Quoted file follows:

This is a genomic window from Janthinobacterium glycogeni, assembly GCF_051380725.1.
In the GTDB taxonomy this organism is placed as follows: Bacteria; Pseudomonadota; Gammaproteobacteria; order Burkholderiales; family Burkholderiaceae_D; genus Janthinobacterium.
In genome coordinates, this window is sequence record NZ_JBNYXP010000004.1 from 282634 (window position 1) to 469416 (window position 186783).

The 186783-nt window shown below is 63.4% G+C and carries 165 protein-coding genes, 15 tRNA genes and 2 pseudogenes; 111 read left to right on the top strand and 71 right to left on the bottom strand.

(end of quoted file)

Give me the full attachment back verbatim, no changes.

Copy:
This is a genomic window from Janthinobacterium glycogeni, assembly GCF_051380725.1.
In the GTDB taxonomy this organism is placed as follows: Bacteria; Pseudomonadota; Gammaproteobacteria; order Burkholderiales; family Burkholderiaceae_D; genus Janthinobacterium.
In genome coordinates, this window is sequence record NZ_JBNYXP010000004.1 from 282634 (window position 1) to 469416 (window position 186783).

The 186783-nt window shown below is 63.4% G+C and carries 165 protein-coding genes, 15 tRNA genes and 2 pseudogenes; 111 read left to right on the top strand and 71 right to left on the bottom strand.